Return-to-work interviews should normally be conducted by the employee’s immediate supervisor or manager. The interview identifies the cause of the absence and provides an opportunity to explore any particular problems the employee may have. They indicate to employees that their absence was noticed and that they were missed. Above all, they demonstrate that absence is a high priority for the employer and that stated policies are being put into practice.

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Light Touch RTW Discussions

These should be undertaken to acknowledge each absence, and to:

  1. Welcome the employee back to work.
  2. Seek confirmation that the individual is fit to work
  3. Seek the cause(s) of absence giving the employee the opportunity to highlight any relevant issues.
  4. If the employee raises any issues, try to offer solutions.
  5. If appropriate, agree a review period and/or any actions required.
  6. Retain a brief note confirming the discussion, as this would be needed should the absences require more structured and potentially more formal intervention and support.

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RTW Interviews

To carry out an effective RTW interview, managers should consider the following:

Be prepared

In advance, review the employee’s attendance record over the previous 12 months and notes/action points arising from any previous return to work discussions/meetings.
Meet with the employee on the first day back at work, or shortly afterwards. Make sure that the meeting is held in a private space, out of the earshot of colleagues or students.
It is important that a record of the RTW interview is kept by the manager.

During the Meeting

Welcome the employee back to work. Explain purpose of the meeting and that it is informal. Encourage a two-way discussion.  Seek confirmation that the individual is fit to work.

Where there are on-going health issues:

Be clear that the purpose of the meeting is to provide support the individual in his/her return to work.
Review with the employee their attendance record/previous RTW interviews and establish what help/support/treatment the employee is currently receiving (from their GP etc).

Establish whether there are any underlying personal or work-related concerns. If there are personal issues, discuss whether there are any support mechanisms/actions that the employee or the manager may reasonably take to seek to alleviate the problems, e.g. access to counselling etc.

  1. Establish if any ‘reasonable adjustments’ are required to their role or work environment.
  2. If appropriate agree a review period and/or any actions required.
  3. If absences relate to disability, pregnancy or a work related accident, undertake a risk assessment – seek advice on this if necessary.

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Where there is persistent short term absence or a pattern of absence is developing:

Discuss the cause(s) of absence and the likelihood of the illness recurring and give the employee the opportunity to highlight any relevant issues.  You may enquire as to what action the employee has already taken e.g. visiting their Doctor if the illness has been ongoing for some time.  You may ask for information about what the GP has said and any medication or follow up action that has been suggested, but the employee is not obliged to tell you for Data Protection reasons.

Try to offer solutions to any issues raised.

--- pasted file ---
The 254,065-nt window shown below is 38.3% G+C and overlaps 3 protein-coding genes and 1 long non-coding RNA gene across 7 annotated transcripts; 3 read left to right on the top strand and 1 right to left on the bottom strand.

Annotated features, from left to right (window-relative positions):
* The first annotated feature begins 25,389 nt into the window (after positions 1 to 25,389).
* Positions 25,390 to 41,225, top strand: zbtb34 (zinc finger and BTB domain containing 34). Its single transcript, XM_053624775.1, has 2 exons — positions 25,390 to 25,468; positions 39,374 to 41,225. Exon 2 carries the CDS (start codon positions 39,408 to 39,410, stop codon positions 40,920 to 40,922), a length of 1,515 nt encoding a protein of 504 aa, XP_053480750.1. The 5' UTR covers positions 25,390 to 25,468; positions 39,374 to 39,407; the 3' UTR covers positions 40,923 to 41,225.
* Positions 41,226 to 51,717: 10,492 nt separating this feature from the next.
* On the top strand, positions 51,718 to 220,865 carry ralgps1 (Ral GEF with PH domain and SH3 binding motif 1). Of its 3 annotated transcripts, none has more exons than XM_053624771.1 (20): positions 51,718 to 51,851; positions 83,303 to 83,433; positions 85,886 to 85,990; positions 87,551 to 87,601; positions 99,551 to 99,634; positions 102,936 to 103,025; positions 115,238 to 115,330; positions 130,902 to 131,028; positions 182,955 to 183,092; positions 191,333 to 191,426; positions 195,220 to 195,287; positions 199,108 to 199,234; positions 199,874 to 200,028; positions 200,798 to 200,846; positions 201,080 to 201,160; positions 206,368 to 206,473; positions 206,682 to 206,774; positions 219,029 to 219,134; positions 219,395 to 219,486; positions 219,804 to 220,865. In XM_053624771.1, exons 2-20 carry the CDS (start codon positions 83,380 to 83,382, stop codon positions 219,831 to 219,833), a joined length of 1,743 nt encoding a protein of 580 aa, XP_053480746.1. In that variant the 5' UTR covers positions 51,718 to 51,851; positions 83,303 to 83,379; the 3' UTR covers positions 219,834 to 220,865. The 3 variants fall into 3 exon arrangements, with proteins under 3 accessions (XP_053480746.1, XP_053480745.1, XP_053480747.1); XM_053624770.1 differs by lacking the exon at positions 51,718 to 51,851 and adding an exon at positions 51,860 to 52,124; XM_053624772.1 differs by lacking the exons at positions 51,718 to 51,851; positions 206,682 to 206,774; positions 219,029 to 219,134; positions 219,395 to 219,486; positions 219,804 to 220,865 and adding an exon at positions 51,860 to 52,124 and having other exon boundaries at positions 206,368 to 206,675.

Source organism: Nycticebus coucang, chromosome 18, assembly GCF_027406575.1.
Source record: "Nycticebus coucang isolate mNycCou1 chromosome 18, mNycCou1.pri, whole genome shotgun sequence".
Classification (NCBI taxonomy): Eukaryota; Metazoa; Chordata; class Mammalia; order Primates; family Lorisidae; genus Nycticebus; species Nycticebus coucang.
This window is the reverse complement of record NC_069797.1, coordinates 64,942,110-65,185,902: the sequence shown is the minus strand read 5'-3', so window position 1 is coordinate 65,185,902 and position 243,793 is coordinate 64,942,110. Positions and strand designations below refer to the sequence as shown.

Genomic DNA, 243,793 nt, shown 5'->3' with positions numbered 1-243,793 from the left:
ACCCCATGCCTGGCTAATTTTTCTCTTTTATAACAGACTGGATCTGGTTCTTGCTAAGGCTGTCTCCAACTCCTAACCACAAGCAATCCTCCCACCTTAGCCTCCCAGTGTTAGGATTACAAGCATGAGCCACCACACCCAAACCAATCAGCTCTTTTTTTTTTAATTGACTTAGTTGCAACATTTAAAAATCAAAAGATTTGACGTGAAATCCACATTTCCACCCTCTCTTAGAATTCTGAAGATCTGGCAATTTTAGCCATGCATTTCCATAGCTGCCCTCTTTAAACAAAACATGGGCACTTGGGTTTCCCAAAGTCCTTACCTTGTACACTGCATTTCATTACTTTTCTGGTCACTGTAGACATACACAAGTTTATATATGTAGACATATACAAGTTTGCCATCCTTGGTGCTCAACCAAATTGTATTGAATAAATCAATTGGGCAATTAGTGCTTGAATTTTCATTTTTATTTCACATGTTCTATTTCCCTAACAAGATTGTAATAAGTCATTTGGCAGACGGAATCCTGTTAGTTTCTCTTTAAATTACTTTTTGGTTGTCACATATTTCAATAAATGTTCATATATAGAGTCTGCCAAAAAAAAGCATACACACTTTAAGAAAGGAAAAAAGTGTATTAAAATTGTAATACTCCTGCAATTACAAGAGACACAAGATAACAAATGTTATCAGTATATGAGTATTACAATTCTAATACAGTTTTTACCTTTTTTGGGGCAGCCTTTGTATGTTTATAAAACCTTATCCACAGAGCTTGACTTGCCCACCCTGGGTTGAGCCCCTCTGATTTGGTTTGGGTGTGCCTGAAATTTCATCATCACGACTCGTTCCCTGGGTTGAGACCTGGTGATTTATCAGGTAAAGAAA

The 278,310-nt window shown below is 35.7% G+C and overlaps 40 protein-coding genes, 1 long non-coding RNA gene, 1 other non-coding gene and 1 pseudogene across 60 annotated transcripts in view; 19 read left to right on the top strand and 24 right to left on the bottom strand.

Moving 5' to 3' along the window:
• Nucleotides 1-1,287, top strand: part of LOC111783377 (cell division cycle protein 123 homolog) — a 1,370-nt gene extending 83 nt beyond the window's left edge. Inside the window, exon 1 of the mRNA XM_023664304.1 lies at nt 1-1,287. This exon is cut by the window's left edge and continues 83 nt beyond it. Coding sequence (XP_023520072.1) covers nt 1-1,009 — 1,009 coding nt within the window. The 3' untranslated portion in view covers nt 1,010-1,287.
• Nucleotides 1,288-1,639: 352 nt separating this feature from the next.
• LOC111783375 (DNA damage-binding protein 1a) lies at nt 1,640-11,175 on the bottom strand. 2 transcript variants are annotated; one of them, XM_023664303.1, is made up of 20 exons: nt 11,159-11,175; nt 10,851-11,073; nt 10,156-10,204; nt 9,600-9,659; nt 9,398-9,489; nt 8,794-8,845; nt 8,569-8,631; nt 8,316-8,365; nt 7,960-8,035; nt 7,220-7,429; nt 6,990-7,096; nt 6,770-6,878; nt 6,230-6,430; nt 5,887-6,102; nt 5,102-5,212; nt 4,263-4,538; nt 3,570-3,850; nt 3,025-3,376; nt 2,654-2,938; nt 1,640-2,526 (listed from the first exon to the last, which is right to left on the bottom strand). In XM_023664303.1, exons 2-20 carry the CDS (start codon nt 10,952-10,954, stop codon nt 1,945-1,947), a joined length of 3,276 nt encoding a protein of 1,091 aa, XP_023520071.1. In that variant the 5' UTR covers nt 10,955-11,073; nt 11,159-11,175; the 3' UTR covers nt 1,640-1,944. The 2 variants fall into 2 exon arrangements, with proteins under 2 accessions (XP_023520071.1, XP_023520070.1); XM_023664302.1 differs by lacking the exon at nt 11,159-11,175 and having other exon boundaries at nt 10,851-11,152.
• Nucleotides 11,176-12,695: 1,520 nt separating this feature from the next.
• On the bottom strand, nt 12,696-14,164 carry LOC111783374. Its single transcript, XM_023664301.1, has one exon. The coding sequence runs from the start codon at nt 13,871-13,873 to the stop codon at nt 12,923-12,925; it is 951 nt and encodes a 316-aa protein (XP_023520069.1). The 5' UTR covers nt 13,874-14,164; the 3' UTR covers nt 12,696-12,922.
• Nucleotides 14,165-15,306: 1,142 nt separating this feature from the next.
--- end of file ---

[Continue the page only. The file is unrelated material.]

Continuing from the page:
Remind the employee of the mutual obligations – i.e. that it is the individual’s responsibility/contractual obligation to attend work, and the employer/manager has a corresponding responsibility and concern for the employee’s wellbeing.

Explain the effect their absence has had on colleagues and the organisation’s ability to deliver the service/meet its objectives.

Re-establish your expectations regarding attendance, at work and any associated actions (e.g method for reporting sickness absence). Set a date to review the absence. Discuss the next steps within the sickness absence management procedure should there be further absence during the review period

Ultimately, if you feel it is appropriate you may remind the employee that ongoing persistent absence may ultimately lead to disciplinary action if the matter cannot be resolved – further advise should be sought before taking this route.

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Where the employee believes the absence is work related (e.g. stress, relationship issues):

Discuss the cause(s) of absence and the likelihood of the illness recurring and give the employee the opportunity to highlight any relevant issues.

Listen carefully. You will need to illicit sufficient information for you to be able to understand/articulate the main issue(s). Explain that you will reflect on the matter and consider next steps/options. Seek advice from a Human Resources colleague after the meeting.

Undertake a risk assessment, if appropriate – seek Human Resources advice if necessary.

Agree with the individual any appropriate action/review periods, if appropriate

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Employees Right to be Accompanied

Unless the meeting is likely to lead to a formal disciplinary sanction being given to the employee, then the employee does not have the automatic right to be accompanied.  However, it is good practice to allow a colleague to accompany the employee if you believe it will help the employee.

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After the Meeting

Ensure that the date of the RTW discussion is recorded and notes have been taken of the meeting.

Ensure you undertake action points you are responsible for and let the employee know.

Be available to talk to/meet with the employee, should they have any issues following the RTW.